The era of the 1960s was a crazy, eclectic time. Many different styles, influences, and novelties emerged in architecture design – on one hand, you had the elegant, classy and sleek forms from the 50s and on the other the new colorful, psychedelic, and futuristic Space Age design.
Adding the cultural revolution into the mix, it was only natural that the changes highly influenced the way people thought about their home kitchen. It was a period in which kitchens ceased to be merely practical workrooms, in fact they became one of the central places of the household.
The biggest transformation can be seen in a line of the famous architect Frank Lloyd Wright who said, while describing the house he designed for a married couple, “Many years ago the woman, who was called a kitchen mechanic, worked behind closed doors. We put her into space and made a lady out of her” as quoted in the book How to Plan Trend-Setting Kitchens. The role of the kitchen reflected the societal and cultural changes.
By the 1950s the kitchen became the central room in the house, influenced by the 1920s Bauhaus design solutions. It became a part of the home where preparing family meals, dinner parties or social gatherings were connected with entertaining and everyday fun. The tendency for enjoying one’s everyday routine was dominant. Kitchens went from being the least attractive places to being designed as ‘trophy’ rooms for showing one’s style, preferences, and personality. At the time, the interest in culinary skills was popular, and a lot of attention went to improvements of home cooking and kitchen utensils and appliances.
The biggest improvement of the modern kitchen in the 1960s is considered to be the new kitchen layout; the work triangle consisted of 3 connected work areas – the stove, sink and the refrigerator. This essential model is an example of a highly utilitarian and effective design. Some of the forms from the 1950s were continued to be used, such as built-in cabinets and integrated appliances, but the wall-hung refrigerators or steel cabinets were replaced. Instead of steel, the dominant material used in the 1960s was wood as well as wood tones, especially pine cupboards. Kitchens were becoming larger, with an abundance of working space. They were open and transitional so as to be connected with an uninterrupted view of the rest of the space – living or family rooms.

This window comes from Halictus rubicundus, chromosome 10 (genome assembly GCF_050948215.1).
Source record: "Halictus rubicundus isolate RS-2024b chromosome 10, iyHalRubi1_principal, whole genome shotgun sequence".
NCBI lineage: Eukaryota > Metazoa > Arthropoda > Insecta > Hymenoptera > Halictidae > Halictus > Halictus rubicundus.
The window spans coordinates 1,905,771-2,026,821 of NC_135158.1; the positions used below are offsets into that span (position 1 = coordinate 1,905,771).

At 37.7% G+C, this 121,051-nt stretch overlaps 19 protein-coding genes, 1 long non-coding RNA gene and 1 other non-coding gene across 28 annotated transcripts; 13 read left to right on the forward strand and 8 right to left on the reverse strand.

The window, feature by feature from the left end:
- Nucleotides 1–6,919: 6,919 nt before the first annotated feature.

The kitchens in the 60s were usually cheerful and bright places, with busy patterns on the walls or mosaic backsplashes. Prevailing colors were bold and robust ones like orange, mustard lemon, saffron, violet and eggplant shades, or avocado green which, for better or for worse, was everywhere. They were usually contrasted with dark counter tops and sometimes with psychedelic tiles or wallpapers. One more novelty included a chalkboard for notes, recipes, grocery lists or reminders. The design intended to make kitchens vibrant and pleasant places with furniture examples such as the Saarinen tulip chairs. Some were groovy and kooky, with shag rugs, loud in-your-face details, and furniture that had fluid forms. Materials such as plastic, vinyl or PVC were a regular feature alongside timber, copper, and stone. Wicker and cane were often used for furniture.
Technology introduced some new appliances such as the dishwasher that became a standard in homes in the 1970s and other improvements that made the cooking easier and faster. Characteristics of the 1960s décor found its way into kitchens: the Mediterranean or other exotic influences, futuristic and science fiction tendencies, or crazy psychedelic images and colors. Part of it was the intention to include a compact outdoor kitchen for garden parties and barbecue.
Towards the end of the 1960s, kitchen design in the United States took on a more modernistic, sleek and angular touch to it, a contrast to the frenzied vibrancy of the American lifestyle. Still, we can draw a line and say that kitchens in the 1960s had their own distinctive and special charms. A lot of key features were embellished and continued to be used in the next decade, and some of them, such as the model of the work triangle, continue in most design solutions even today. And what is even more important, the idea to have fun in your own kitchen became a very important reference point for future architects and interior designers.